The six machines in the BL, which were provided by Kirtas Technologies, USA can each digitise up to 2,400 pages per hour, although Fitzgerald said that 1,200 pages per hour is more realistic for old and fragile books such as many in the BL’s collections. These machines are being put to work 16 hours per day by digitisation partner, Content Conversion Specialists (CCS) of Germany. ‘The original target was to digitise about one million pages per month but it will soon be two million pages per month,’ commented Fitzgerald. This project was piloted last year and full production began in late October/early November 2007. The pilot was essential in deciding the workflow. According to Fitzgerald, the book scanning itself posed fewer challenges than other parts of the process. ‘The actual digitisation is relatively easy. The robotics are new, but we have been digitising materials for 20 years,’ he explained. ‘New approaches are needed, however, to cope with volumes.’

One of the biggest challenges with the volumes involved was that of getting enough books from their shelves to provide the operators with 75,000 pages to scan each day, and then reshelving them all afterwards. ‘At the start of the project we did a book movement pilot to check that we could support this and to find out how many staff it required so that we could work that in from the beginning,’ pointed out Fitzgerald. ‘We also had to develop a bulk ordering system to get several hundred copies at once and that had to work with the integrated library system.’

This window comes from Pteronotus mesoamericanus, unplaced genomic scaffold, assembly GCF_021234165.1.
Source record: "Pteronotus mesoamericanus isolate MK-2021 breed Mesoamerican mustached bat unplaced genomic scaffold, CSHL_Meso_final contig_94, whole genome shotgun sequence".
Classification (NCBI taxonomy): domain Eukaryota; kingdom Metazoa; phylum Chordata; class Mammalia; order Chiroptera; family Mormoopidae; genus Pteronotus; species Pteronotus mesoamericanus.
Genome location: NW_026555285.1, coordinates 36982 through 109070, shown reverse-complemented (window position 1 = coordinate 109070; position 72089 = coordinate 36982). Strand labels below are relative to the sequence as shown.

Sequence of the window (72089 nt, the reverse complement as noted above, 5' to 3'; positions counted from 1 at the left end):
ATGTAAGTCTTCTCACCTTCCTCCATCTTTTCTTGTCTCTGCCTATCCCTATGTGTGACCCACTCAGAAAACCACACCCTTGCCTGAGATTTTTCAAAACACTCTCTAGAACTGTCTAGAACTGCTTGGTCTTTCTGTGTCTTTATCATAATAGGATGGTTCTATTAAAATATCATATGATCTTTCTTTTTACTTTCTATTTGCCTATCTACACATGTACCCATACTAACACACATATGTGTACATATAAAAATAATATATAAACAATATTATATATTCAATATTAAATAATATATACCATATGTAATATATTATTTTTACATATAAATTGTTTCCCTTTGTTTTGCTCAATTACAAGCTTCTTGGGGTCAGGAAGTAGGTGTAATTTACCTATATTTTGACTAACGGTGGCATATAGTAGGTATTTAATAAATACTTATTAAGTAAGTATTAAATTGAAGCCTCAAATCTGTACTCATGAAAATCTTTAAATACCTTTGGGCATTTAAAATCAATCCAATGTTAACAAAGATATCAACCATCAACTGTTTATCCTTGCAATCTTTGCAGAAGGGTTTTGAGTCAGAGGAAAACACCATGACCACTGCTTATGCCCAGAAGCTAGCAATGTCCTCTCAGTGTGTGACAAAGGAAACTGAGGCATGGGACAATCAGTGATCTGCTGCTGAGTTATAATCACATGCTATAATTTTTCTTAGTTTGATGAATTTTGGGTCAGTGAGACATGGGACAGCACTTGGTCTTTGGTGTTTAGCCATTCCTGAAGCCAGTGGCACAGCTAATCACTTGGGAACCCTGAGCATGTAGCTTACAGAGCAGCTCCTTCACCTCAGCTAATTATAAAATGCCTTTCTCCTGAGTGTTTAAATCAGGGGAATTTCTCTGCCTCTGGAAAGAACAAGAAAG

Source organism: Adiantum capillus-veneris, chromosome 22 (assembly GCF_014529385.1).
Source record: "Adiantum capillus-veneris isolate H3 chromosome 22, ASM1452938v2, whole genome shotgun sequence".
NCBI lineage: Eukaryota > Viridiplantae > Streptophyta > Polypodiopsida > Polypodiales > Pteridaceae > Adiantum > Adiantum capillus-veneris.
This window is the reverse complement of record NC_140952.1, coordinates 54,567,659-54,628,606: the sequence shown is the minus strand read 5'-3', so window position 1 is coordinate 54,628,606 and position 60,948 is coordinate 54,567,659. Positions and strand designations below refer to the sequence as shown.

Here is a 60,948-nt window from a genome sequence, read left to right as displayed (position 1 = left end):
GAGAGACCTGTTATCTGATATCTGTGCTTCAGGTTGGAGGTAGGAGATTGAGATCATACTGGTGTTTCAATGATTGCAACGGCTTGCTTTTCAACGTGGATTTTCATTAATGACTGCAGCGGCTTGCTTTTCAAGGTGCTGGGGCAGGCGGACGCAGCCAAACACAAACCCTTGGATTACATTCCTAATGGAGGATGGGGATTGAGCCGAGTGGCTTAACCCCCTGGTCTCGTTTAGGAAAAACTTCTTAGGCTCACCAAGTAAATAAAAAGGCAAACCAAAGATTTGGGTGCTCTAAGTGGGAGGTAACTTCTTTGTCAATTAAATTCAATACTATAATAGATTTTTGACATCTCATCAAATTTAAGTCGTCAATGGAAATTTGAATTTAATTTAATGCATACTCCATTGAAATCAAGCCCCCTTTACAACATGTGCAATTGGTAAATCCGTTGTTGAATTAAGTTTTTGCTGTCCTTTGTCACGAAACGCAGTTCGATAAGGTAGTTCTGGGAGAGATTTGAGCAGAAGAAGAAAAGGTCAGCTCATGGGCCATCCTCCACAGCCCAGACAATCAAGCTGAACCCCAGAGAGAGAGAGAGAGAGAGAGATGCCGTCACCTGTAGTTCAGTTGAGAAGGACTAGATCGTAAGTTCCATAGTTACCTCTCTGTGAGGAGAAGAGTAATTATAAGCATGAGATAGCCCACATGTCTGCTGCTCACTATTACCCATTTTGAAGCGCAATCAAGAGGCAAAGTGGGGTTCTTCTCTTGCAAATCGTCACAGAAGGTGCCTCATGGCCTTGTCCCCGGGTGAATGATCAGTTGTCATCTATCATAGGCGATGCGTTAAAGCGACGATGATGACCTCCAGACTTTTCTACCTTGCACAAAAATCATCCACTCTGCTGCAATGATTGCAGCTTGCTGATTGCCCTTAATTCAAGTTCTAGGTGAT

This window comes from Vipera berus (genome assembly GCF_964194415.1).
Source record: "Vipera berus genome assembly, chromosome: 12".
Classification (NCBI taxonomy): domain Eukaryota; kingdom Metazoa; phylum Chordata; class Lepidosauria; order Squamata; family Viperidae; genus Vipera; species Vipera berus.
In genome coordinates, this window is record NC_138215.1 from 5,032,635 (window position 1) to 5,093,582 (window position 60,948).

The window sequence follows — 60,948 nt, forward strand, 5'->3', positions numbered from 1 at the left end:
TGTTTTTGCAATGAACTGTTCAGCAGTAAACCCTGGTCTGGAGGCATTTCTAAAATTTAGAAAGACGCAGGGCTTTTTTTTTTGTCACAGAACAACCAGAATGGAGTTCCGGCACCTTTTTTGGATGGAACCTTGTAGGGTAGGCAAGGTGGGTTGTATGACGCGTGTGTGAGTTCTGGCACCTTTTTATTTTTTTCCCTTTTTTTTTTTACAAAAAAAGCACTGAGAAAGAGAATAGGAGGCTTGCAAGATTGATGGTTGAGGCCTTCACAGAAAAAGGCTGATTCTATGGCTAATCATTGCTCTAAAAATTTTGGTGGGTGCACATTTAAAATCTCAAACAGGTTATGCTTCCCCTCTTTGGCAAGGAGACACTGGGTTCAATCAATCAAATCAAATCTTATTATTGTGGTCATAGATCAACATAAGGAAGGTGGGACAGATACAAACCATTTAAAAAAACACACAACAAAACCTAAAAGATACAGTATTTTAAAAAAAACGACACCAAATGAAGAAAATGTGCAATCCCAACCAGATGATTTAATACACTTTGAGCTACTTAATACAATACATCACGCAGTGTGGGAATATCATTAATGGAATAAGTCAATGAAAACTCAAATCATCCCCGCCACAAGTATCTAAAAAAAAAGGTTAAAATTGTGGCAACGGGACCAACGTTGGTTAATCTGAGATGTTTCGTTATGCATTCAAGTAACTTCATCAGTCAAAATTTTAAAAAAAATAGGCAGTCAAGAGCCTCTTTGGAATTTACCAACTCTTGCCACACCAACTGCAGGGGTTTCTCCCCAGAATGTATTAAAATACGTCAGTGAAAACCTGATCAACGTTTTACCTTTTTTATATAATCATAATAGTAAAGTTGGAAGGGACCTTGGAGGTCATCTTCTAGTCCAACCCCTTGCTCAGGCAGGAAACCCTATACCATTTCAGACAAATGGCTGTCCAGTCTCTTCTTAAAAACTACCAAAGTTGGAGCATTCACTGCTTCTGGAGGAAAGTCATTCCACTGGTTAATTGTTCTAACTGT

Users of British Library reading rooms can now read these books online. Even fold-outs within the books have been scanned.

Scanning the books

Each of the Kirtas machines has a cradle that holds a book at a gentle 110° angle. The two sides of the cradle move independently of each other and as the pages move from one side to the other the heights of the two sides of the cradle adjust. They capture both pages at the same time in full colour.

Pages are turned using a vacuum arm. The strength of the vacuum can be adjusted depending on the paper weight. There is also something called a fluffer, which blows air gently at the book and separates the next 10 pages. This, according to Fitzgerald, also has the side benefit of cleaning the book.

The machines also have sensors that check if two pages have been turned at once. As part of the process, the front and back covers of the books are also scanned. In addition, all fold-outs in books are digitised. This is more costly than the normal pages as it cannot be done on the fast Kirtas machines. Instead, when the operators encounter a fold-out, they indicate this in the workflow software. Once the rest of the book has been scanned, the fold-out is then scanned on a flatbed scanner and the software drops it into the right place in the digitised book.

The scanned pages are stored as PDF files with embedded optical character recognition (OCR). The PDF version allows readers to see the pages as they were originally created. This is important in some disciplines, particularly in the humanities, where the context of text can be as important as the content itself. In addition, the OCR process helps to make the content easier to read.